Bankrupt Philadelphia refiner seeks $2.5 million for second round of executive bonuses


Philadelphia Energy Solutions Inc. oil refiner is seeking at least $2.5 million to give as bonus payments to its top executives as part of plan in reorganizing or selling the company after filing for bankruptcy earlier this year.

US bankruptcy court filings show that PES executives were already paid almost $4.5 million in retention awards after the massive fire in June that resulted to the shutdown. PES sent home hundreds of workers without any pay or benefits after the fire.

The second round of bonuses would be paid if PES agrees to reorganize within 15 months after its bankruptcy filing in July.

The $2.5 million could also be granted if the company insures at least $300 million in net proceeds from insurance proceeds, sale, or other payments, as shown in the documents with the US Bankruptcy Court for the District of Delaware.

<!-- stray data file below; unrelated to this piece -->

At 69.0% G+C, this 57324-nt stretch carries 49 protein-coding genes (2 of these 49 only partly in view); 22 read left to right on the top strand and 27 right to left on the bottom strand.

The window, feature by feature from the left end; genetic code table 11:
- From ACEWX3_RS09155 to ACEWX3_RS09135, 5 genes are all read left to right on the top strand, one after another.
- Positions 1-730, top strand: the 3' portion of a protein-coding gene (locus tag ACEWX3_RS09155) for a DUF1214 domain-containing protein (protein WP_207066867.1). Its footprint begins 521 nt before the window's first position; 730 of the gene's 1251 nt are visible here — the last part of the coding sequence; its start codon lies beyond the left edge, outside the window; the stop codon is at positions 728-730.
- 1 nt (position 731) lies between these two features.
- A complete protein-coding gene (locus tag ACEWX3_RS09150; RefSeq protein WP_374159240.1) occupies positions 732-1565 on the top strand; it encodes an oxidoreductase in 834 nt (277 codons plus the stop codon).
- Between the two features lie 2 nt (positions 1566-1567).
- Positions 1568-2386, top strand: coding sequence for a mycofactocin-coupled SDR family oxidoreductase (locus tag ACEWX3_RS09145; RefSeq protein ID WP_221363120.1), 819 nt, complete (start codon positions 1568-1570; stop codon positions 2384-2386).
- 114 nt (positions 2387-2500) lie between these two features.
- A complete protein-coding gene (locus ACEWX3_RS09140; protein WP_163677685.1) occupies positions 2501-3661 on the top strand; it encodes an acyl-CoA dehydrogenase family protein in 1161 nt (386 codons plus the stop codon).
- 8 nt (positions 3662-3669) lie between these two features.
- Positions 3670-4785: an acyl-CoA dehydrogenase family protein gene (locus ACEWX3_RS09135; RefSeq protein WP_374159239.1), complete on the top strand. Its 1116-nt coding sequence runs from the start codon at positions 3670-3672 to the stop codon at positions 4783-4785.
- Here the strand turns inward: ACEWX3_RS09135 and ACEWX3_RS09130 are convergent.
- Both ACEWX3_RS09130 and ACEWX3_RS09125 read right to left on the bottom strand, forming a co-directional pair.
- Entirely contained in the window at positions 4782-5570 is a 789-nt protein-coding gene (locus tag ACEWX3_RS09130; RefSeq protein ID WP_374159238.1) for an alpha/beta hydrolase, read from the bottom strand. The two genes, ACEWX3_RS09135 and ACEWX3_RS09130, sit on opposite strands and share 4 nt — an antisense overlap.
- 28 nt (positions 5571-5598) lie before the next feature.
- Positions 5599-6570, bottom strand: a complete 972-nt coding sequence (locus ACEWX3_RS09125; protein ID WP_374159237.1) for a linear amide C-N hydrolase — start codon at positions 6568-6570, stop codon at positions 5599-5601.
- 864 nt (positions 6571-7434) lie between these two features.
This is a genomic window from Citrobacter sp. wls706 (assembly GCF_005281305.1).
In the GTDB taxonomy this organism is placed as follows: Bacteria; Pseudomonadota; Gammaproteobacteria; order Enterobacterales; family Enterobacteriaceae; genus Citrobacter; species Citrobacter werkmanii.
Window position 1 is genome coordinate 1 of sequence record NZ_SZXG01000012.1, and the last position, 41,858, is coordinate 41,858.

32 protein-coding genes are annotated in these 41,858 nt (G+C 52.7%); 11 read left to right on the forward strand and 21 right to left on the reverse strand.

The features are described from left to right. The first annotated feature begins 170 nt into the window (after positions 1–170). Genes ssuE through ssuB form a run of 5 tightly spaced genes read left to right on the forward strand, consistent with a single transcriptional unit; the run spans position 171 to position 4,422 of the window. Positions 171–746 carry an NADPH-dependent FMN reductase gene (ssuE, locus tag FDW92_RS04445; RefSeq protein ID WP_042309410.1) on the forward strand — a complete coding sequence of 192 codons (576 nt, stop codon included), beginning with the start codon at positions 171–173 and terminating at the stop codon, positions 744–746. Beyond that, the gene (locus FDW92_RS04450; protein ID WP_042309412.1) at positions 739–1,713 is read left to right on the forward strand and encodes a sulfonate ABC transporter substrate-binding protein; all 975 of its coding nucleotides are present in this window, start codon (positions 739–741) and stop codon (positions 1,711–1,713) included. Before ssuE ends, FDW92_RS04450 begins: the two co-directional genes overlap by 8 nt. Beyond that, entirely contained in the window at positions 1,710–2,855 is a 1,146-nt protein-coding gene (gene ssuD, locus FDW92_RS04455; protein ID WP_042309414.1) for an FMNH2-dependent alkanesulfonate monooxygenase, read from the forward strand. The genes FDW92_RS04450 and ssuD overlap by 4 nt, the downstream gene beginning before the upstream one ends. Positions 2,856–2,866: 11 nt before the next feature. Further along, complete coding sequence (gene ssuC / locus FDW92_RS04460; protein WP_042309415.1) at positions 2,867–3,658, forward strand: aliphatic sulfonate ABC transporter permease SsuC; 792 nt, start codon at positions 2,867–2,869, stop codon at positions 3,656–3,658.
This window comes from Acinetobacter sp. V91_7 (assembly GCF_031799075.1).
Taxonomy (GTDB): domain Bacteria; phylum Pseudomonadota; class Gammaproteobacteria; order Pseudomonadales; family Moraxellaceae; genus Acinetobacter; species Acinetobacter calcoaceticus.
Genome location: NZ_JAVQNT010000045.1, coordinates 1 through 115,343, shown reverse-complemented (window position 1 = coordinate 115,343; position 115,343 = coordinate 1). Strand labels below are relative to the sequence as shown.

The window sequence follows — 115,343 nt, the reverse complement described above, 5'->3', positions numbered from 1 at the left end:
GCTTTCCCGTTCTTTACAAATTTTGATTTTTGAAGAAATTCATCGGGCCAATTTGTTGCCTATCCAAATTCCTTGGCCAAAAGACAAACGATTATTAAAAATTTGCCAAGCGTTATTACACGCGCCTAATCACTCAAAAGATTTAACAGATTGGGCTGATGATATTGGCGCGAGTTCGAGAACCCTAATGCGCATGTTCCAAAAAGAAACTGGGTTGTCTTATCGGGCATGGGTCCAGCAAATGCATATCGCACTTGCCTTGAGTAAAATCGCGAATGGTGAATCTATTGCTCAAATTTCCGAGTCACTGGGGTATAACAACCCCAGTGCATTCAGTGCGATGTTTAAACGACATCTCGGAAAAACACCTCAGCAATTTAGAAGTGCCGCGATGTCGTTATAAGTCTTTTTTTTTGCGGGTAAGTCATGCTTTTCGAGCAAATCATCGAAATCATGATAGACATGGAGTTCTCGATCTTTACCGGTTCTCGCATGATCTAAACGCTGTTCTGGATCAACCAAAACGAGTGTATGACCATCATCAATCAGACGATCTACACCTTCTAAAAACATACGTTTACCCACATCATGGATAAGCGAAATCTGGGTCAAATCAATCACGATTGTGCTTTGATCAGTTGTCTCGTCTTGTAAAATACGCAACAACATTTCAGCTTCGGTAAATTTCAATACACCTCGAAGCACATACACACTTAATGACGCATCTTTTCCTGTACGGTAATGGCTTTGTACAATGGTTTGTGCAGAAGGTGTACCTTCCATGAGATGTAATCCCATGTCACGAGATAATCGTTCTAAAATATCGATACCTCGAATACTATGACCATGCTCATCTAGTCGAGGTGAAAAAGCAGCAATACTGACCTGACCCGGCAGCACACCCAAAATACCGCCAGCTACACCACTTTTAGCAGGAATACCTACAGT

The second round of bonus is set to be divided into: 29% to Chief Executive Officer Mark Smith, 25% to board of directors Chairman Mark Cox, 18% to Chief Financial Officer Rachel Celiberti, and 14% to attorney Anthony Lagreca. Three PES employees would receive a small portion of the amount.

PES executives are required to supervise the bankruptcy and sale process, manage the idling plant, and seek insurance proceeds, among other work, according to the court filings. Attorneys noted that these duties “go well beyond the demands of their day-to-day jobs.”

A union where 640 local members worked at PES called the United Steelworkers International are planning to raise their objection to the bonus.

“The thought that they need millions of dollars of new bonuses to work diligently towards a sale of the refinery is offensive,” said USW President Thomas Conway.

PES declared bankruptcy on July 21, followed by the shutting of its last crude distillation that month. The refinery had been put on sale right after, attracting interest from biofuels producers and real estate developers.

The refinery fights for as much as $1.25 billion in insurance proceeds regarding business interruption and damage caused by the June fire.

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